Returning {:stop, reason, state} will terminate the main loop and call terminate(reason, state) before the process exits with reason reason.

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handle_call(request, arg2, state)

Specs

handle_call(request :: term(), GenServer.from(), state()) ::
  {:reply, reply :: term(), state()}
  | {:reply, reply :: term(), state(), timeout() | :hibernate}
  | {:noreply, state()}
  | {:noreply, state(), timeout() | :hibernate}
  | {:stop, reason :: term(), state()}
  | {:stop, reason :: term(), reply :: term(), state()}

Called when the process receives a call message sent by call/3. This callback has the same arguments as the GenServer equivalent and the :reply, :noreply and :stop return tuples behave the same.

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handle_cast(request, state)

Specs

handle_cast(request :: term(), state()) ::
  {:noreply, state()}
  | {:noreply, state(), timeout() | :hibernate}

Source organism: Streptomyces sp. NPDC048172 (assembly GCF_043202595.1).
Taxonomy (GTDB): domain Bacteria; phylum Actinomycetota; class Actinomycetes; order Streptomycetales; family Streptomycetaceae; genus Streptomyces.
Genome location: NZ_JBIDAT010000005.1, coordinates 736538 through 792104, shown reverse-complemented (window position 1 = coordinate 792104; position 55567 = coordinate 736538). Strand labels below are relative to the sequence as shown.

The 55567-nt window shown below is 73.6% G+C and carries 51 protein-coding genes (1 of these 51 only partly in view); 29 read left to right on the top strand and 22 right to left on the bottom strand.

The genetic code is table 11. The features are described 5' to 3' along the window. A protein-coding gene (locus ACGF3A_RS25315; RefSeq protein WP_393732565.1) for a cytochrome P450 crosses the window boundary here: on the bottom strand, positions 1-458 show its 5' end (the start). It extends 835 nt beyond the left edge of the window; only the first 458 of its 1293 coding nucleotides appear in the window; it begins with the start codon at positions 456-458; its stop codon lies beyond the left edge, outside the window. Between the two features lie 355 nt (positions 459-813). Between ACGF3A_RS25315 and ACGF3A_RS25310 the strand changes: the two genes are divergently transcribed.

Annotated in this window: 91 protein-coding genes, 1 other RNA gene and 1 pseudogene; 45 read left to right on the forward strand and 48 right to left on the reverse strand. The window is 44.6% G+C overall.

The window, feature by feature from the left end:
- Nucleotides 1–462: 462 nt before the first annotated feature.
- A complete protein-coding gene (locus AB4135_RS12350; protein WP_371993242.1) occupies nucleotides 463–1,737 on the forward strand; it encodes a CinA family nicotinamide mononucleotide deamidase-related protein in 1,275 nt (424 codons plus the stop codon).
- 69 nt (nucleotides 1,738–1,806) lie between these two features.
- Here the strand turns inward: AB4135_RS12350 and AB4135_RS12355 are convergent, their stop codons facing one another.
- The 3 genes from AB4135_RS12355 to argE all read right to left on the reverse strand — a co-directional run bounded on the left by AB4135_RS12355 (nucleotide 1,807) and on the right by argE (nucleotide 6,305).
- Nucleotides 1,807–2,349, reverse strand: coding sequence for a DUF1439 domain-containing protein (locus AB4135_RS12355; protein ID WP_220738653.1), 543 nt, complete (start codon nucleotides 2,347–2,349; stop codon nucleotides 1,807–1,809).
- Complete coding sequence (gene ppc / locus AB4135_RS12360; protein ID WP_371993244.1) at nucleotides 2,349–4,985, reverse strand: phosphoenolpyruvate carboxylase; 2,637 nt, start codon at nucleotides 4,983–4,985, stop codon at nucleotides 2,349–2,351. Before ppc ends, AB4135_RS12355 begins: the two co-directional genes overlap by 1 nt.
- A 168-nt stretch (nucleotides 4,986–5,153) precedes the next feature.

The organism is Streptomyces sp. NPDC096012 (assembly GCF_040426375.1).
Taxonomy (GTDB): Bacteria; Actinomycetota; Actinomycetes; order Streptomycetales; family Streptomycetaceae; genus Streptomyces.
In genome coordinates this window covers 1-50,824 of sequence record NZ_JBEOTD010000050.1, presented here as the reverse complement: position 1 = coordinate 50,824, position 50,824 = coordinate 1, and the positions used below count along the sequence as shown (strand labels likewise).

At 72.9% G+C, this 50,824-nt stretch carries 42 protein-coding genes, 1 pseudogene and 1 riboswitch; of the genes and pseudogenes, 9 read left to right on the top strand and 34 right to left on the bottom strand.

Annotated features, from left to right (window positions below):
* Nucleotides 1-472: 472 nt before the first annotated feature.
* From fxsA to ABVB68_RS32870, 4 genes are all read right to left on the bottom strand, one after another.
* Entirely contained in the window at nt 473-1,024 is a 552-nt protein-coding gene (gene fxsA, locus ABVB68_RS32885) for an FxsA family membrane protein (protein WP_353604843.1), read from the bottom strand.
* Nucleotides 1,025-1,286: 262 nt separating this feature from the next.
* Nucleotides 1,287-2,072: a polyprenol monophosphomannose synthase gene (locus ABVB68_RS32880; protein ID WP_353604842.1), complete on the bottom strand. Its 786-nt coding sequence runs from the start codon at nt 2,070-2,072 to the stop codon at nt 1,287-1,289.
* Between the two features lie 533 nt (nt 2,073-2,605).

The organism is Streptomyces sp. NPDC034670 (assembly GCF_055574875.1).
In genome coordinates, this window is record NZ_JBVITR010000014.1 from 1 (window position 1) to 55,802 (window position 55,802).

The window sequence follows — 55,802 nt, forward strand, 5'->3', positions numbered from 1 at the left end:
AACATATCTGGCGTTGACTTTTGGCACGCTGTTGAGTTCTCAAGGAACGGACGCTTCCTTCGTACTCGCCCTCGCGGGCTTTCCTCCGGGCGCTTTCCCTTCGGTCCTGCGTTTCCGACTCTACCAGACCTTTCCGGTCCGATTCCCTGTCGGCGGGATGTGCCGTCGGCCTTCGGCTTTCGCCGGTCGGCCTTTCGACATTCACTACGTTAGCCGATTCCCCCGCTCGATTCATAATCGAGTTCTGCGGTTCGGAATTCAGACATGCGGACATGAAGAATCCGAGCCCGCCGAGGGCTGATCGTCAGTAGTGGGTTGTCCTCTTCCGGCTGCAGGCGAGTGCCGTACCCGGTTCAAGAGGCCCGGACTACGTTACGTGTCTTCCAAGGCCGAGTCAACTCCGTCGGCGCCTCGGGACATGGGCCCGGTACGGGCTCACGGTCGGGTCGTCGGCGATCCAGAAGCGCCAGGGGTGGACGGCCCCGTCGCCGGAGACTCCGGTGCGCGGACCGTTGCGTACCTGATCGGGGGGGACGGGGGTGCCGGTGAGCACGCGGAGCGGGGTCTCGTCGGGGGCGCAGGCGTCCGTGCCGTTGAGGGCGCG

| {:stop, reason :: term(), state()}

Called when the process receives a cast message sent by cast/2. This callback has the same arguments as the GenServer equivalent and the :noreply and :stop return tuples behave the same.

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handle_connected(meta, state)

Specs

handle_connected(meta :: connection_info(), state()) ::
  {:noreply, state()}
  | {:noreply, state(), timeout() | :hibernate}
  | {:error, state()}
  | {:stop, reason :: term(), state()}

Called when the Freddy.Consumer process has opened and AMQP channel and declared an exchange and a queue.

First argument is a map, containing :channel, :exchange and :queue structures.

Returning {:noreply, state} will cause the process to enter the main loop with the given state.

Returning {:error, state} will indicate that process failed to perform some critical actions and must reconnect.

Returning {:stop, reason, state} will terminate the main loop and call terminate/2 before the process exits with reason reason.